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This picture of Kim Phuc and other children from her village, burning from napalm, many think helped end the Vietnam war.

The girl in the picture saddened by Facebook's focus on nudity

Kim Phuc is the girl in one of history’s most iconic war pictures. The photo played a crucial role in the campaign to end the war in Vietnam. But for Facebook, it is nothing more than a nude picture.

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The Norwegian journalist and author Tom Egeland recently published the iconic picture, of the Vietnamese children running terrified and screaming in pain with burning napalm on their backs,on his Facebook wall. Facebook deleted the picture.

Facebook’s guidelines do not accept nudity. And in the picture, nine year old Kim Phuc is not wearing any clothes.

The Facebook censorship has led to a wave of protests in Norway and abroad. A number of people  have shared the pictures in protest, with Facebook continuing to delete the pictures. To re-open accounts, users have had to guarantee that there are no other nude pictures among their Facebook photos.

The Norwegian Journalism Association’s magazine Journalisten has also posted the picture on their Facebook wall, and has had it deleted by Facebook. The editor in chief, Martin Huseby Jensen is now asking other media outlets to share the photo of Kim Phuc. This is not about nudity, he argues. It is about freedom of expression, history and war.

Kim Phuc: "Saddened"

Today the girl in the picture is 53 years old and lives in Canada. Dagsavisen got in touch with her through her organization Kim Phuc Foundation.

“Kim is saddened by those who would focus on the nudity in the historic picture rather than the powerful message it conveys”, writes spokesperson Anne Bayin to Dagsavisen.

Kim Phuc says that it has been painful to see the picture, but that it represents  an important moment in history.

“She fully supports the documentary image taken by Nick Ut as a moment of truth that captures the horror of war and its effects on innocent victims”, writes the Kim Phuc Foundation in a statement.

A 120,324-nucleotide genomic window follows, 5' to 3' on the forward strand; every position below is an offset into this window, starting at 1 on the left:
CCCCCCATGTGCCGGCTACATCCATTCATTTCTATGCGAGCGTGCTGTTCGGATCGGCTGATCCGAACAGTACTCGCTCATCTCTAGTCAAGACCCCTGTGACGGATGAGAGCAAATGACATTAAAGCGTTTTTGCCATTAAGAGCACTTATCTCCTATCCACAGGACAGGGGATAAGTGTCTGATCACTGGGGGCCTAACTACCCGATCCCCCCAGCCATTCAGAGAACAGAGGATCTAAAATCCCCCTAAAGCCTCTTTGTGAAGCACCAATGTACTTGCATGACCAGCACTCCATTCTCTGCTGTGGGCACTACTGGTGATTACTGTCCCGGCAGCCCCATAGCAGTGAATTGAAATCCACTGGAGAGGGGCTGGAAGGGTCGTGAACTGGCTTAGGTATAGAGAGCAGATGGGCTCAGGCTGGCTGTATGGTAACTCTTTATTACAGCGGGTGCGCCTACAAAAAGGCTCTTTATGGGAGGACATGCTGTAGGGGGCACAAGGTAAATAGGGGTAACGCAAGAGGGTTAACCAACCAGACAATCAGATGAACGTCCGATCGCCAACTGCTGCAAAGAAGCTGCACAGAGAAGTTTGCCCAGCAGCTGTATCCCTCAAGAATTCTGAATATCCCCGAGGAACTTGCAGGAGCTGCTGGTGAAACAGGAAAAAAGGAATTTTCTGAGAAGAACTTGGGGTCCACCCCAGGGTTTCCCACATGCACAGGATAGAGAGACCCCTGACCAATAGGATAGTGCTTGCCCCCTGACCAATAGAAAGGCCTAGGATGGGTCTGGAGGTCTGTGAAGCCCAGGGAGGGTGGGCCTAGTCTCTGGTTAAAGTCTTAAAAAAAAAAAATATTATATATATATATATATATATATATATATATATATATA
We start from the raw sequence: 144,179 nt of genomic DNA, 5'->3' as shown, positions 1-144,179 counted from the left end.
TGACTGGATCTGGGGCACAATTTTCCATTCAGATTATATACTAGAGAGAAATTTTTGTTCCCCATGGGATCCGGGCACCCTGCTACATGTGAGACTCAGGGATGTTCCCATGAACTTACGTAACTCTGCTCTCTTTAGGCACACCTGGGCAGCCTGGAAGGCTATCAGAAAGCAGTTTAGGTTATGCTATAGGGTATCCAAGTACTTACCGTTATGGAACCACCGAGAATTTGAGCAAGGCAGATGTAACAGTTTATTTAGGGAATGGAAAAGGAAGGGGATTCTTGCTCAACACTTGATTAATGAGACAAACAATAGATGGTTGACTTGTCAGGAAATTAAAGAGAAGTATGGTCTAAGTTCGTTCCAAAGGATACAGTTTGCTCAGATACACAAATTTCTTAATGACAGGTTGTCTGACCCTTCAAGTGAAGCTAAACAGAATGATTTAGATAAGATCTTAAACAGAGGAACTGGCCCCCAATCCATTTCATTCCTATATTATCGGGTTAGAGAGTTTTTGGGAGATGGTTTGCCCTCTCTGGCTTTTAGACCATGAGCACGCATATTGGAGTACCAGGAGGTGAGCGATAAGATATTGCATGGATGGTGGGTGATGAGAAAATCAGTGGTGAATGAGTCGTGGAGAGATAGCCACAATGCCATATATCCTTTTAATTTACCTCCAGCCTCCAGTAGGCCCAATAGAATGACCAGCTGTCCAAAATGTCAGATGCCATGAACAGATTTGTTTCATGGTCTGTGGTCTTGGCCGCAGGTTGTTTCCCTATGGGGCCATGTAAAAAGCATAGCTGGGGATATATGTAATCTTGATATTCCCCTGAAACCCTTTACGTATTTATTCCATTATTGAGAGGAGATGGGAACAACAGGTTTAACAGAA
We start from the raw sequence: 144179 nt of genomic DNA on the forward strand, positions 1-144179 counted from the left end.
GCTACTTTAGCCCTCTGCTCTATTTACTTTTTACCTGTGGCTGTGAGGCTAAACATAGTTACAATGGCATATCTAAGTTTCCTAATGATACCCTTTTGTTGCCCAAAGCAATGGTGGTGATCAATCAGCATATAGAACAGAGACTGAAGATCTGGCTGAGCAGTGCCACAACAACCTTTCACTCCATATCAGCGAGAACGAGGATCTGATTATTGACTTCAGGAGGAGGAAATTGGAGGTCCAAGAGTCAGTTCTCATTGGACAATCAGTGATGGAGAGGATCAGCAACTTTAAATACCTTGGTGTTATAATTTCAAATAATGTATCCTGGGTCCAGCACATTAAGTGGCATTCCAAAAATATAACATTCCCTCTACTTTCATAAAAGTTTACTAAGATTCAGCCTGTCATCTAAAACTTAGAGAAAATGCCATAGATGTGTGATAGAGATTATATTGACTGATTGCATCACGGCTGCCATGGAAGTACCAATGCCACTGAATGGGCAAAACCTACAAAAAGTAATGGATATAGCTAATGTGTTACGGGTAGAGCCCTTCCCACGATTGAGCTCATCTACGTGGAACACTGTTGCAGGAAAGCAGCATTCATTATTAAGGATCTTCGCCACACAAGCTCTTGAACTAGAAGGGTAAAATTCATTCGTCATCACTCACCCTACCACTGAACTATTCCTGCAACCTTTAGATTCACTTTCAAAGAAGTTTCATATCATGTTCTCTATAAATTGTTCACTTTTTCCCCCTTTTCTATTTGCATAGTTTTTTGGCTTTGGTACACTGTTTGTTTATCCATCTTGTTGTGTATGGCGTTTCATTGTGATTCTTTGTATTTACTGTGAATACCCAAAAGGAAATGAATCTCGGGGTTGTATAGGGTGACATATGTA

Ripped her clothes off

It all happened on the 8th of June 1972. South Vietnamese aircrafts,  supported by the US,  dropped napalm on the village Trang Bang, which was occupied by North Vietnamese forces.

Kim Phuc is hit by the burning substance, the pain is immense. The 9-year-old rips her clothes off, but the napalm sticks to her skin on her back, neck and on one arm. She is running and screaming.

A US soldier wants to ease her pain. He opens a bottle of water, and pours the water on her burning back.

– He didn´t realize that it made the pain much, much worse, Kim has said.

“The soldier” was the 21 year-old Vietnamese-born military photographer Nick Ut, who was embedded and worked for Associated Press.

" I said: 'Oh my God I don't believe she's burned so badly,'" Ut recalled in an interview with CNN last year.

The photographer could see her skin loosening from her back, falling off.

"I put my camera down on the highway and tried to help her", he says.

Then he poured water on her wounds, covered her with a coat and got her and the other children in his van to get them to a hospital.

"Inside my van she said, 'I'm dying, I'm dying'", Ut recalls.

Helped end the war?

While Kim Phuc is in the hospital going through several operations, the picture Nick Ut captured of her, running and screaming in pain, is about to change the world.

Initially, the New York Times editors don´t want to publish Nick Ut´s photography. The newspaper does not allow nudity, least of all frontal nudity. Nevertheless, after some discussion, the editors decide to publish it because of the public interest. Richard Nixon raises doubts about the authenticity, but nevertheless, the picture changes everything. Americans who have been supporting the war, is starting to question it. People are thinking: We can´t be responsible for this.

A lot of people believe the picture actually helped shortening the war, and thus prevented a lot of suffering.

Founded Kim Phuc Foundation

For Kim Phuc everything was changed too. She spent 14 months in hospital in Saigon, before she could go home to her village. As the grew older, she chose to leave. She studied at a medical school in Cuba, and eventually moved to Canada.

In 1997, she founded Kim Phuc Foundation, an organization who gives medical and psychological treatment to children who are victims of war. This is what her life is about, and that is why the picture of her is so important.

This is what she said in a radio interview in 2008:

“Forgiveness made me free from hatred. We would not have war at all if everyone could learn how to live with true love, hope, and forgiveness. If that little girl in the picture can do it, ask yourself: Can you?"

(Translation by Heidi Taksdal Skjeseth og Åsne Gullikstad.)

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